3.2.6. Depth of Planting with Relation to Water Furrow

To avoid water damage to seed cane, it should be placed at least 3 to 4 inches above the final water furrow or middle. In soils with poor internal drainage, the seed cane should be placed even higher above the final water furrow.

Growers should be aware of the need to keep the seed cane above the area where water levels will hurt cane stands. Low row height at planting time could be a problem, especially with billet seed cane.

3.2.7. Hot water seed treatment
Seed may be treated with hot water at 520 C for 30 minutes and with fungicide. This will help in better germination and the control of many cane diseases.

Soaking cuttings and treating with running water for 48 hours sometimes enhances germination of old cuttings. Soaking in hot water (500C) for 20 minutes greatly enhances germination. This, however, is difficult to control at a practical level. Treatment with running water has been suggested to remove fermentation products and inhibitors from the cutting. Indoleacetic acids (IAA) or naphthaleneacetic acid (NAA) treatment enhances root growth but delays bud development. Acetylene promotes the growth of the cutting. Substances including ethyl alcohol, ammonium phosphate, complete nutrient solution, and ferrous sulphate have all on occasions proved beneficial to germination. On the other hand, at the University of Agriculture, Faisalabad, experiments have shown that soaking cane setts in water, cow urine, and 2% KmnO4 solution before planting reduced yield (Table 16.7).

Table Effects of various pre-planting seed treatments on the cane yield of ‘Co.L-54’.

Cane yield (t/ha)

Normal setts (unsoaked)

Soaked in water

Soaked in cow urine

Soaked in 20% KmnO4

Source: Department of Agronomy, University of Agriculture, Faisalabad

3.2.8. Amount of Soil Cover over Seed Cane

Research on depth of soil cover over seed cane indicates that soil cover in excess of 4 inches can cause yield losses even if the excess is removed in the spring following planting.

Heat-treated cane should be covered with 2 inches of packed soil. After the cane is up to a good stand and before freezing weather occurs, add an additional 2 inches of soil to protect from freeze damage. Do not cover heat-treated cane with more than 2 inches of packed soil at planting.

3.2.9. Varieties:

Use healthy seed of improved varieties of sugarcane. This can increase cane yield from 20 to 25 per cent. Sugarcane varieties recommended for various provinces are given in Table 4.

Around 95 per cent planted BL-4 variety in the study area. This variety flourishes very well in heavy fertile and well-drained soil with good irrigation. As the variety occupied good fields, it established high yields. New variety BF-12-is yet in the stage of multiplication, while SPSG -26 and Th-10, has just been introduced. Results show that 87 per cent planted recommended varieties and the remaining 13 per cent planted non-recommended varieties The economic life span of sugarcane variety varies from 8 to 10 years and after that replacement the variety is necessary.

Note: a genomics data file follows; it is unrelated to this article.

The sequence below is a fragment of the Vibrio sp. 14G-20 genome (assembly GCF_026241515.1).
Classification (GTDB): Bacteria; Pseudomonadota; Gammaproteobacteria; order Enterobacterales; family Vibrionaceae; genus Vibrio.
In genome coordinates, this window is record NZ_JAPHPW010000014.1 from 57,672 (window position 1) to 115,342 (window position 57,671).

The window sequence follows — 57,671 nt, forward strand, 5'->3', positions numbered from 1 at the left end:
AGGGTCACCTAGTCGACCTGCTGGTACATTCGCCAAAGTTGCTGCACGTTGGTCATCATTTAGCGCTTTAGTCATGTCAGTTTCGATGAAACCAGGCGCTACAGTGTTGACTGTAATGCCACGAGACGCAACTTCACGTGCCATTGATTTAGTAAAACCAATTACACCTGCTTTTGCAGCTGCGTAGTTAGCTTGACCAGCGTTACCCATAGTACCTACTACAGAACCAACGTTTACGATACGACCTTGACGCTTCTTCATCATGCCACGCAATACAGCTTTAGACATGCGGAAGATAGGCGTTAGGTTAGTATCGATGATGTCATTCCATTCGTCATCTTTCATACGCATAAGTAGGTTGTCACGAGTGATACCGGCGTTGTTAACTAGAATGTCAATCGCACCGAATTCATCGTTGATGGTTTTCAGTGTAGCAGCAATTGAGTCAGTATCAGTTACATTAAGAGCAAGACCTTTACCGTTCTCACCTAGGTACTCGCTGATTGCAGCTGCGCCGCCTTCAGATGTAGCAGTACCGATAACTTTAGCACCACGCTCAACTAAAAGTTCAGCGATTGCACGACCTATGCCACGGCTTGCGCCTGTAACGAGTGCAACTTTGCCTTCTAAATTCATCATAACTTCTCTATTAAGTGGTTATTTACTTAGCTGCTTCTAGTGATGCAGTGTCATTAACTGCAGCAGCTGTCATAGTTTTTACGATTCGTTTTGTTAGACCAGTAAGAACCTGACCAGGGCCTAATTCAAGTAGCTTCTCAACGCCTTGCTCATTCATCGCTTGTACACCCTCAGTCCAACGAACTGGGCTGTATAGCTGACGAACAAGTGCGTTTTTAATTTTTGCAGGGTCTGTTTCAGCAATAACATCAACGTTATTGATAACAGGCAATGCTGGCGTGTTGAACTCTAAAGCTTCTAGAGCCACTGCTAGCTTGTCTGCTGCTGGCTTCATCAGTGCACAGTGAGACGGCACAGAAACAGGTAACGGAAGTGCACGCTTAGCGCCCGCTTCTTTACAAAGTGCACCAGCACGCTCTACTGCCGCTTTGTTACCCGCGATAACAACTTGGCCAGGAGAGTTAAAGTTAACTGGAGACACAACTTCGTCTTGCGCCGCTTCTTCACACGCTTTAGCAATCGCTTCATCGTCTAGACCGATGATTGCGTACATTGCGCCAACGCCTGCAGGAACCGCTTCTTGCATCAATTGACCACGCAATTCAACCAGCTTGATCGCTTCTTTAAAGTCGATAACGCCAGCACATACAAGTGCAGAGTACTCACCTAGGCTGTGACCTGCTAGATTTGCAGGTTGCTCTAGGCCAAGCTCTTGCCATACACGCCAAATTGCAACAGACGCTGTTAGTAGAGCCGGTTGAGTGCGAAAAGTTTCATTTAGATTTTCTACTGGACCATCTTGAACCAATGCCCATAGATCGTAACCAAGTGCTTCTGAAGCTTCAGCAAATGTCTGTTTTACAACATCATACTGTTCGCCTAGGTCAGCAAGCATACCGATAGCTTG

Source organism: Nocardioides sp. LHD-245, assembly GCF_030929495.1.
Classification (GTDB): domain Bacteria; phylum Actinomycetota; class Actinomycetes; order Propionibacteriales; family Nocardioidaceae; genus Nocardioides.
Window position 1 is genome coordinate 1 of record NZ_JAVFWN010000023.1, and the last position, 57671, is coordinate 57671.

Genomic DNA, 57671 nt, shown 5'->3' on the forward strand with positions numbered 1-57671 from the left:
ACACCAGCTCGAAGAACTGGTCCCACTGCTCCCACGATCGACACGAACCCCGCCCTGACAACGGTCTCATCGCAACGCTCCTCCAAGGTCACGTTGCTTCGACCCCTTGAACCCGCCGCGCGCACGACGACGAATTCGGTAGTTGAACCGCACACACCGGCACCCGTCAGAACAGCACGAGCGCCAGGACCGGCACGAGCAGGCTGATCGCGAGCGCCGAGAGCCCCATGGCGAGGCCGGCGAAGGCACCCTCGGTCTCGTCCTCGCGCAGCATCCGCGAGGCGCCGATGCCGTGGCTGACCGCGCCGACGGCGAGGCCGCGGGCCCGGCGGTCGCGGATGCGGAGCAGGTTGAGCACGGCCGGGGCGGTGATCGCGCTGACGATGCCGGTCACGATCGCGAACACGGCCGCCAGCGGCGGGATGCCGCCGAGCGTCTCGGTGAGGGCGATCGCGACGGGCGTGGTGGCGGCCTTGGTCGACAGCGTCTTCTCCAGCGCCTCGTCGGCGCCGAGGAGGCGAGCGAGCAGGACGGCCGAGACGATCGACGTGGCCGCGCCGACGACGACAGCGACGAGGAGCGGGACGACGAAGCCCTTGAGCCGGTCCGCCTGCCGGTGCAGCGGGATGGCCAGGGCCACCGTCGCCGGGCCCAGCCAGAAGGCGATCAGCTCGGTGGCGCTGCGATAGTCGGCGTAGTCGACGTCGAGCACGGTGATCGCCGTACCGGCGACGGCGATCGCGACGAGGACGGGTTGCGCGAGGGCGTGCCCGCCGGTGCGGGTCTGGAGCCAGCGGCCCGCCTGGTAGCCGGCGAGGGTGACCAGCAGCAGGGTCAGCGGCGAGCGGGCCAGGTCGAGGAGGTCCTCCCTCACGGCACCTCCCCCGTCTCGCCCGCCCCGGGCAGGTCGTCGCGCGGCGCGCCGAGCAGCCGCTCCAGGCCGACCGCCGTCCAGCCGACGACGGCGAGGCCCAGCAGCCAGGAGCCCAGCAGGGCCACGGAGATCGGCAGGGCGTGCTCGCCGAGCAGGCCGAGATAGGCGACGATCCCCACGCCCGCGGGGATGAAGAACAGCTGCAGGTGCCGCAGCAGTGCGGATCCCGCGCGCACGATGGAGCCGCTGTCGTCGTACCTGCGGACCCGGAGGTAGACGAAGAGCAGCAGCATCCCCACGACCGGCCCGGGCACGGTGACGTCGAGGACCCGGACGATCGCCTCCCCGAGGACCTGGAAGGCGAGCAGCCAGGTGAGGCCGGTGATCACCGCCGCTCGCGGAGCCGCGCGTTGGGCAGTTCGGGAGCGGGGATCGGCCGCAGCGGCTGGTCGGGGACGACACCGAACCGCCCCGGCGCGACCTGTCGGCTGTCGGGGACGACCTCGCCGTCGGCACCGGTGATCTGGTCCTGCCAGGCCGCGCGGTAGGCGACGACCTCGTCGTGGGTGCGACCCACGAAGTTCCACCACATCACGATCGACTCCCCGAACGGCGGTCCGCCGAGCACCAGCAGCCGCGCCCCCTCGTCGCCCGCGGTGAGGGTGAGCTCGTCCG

Age of sugarcane crop:

The maturing/harvesting age of sugarcane crop in most of the sugarcane growing countries are more than a year (15-24 months) but in Pakistan it is an annual crop (10-12 months) and some other countries are: Hawaii (18-24 months), Java (Indonesia) (12-15 months), Mauritius (14-20 months), Australia (20-25 months),South Africa (22-24 months), Philippines (11-14 months), Cuba (12-15 months), India (10-12 months),Pakistan (10-12 months).
3.2.19. Harvesting

Stop irrigation 25 to 30 days before the harvest of crop and do not leave the harvested crop for long in the field. In case it has to be kept for a prolonged period, it should be covered with trash. Different varieties planted may be harvested according to their maturity. Harvesting of early maturing varieties may be started during November, mid season varieties during December and the late maturing varieties during January. The crop harvested during February-March gives good ratoon crop.

Harvesting is done when the crop has fully matured and ripened. Early varieties and ratoon crops are the first to be harvested. When the stem is close to the surface, great vigilance is required in order to cut the maximum portion of the stem, which is valuable both for its weight and sugar content. The harvested cane should be immediately hauled to the mill otherwise weight and sucrose losses may occur. For this purpose, transport should be arranged in advance.

By. Uzma paracha

Muhammad Ramzan Rafique
Muhammad Ramzan Rafique

I am from a small town Chichawatni, Sahiwal, Punjab , Pakistan, studied from University of Agriculture Faisalabad, on my mission to explore world I am in Denmark these days..

Articles: 4630

Leave a Reply

Your email address will not be published. Required fields are marked *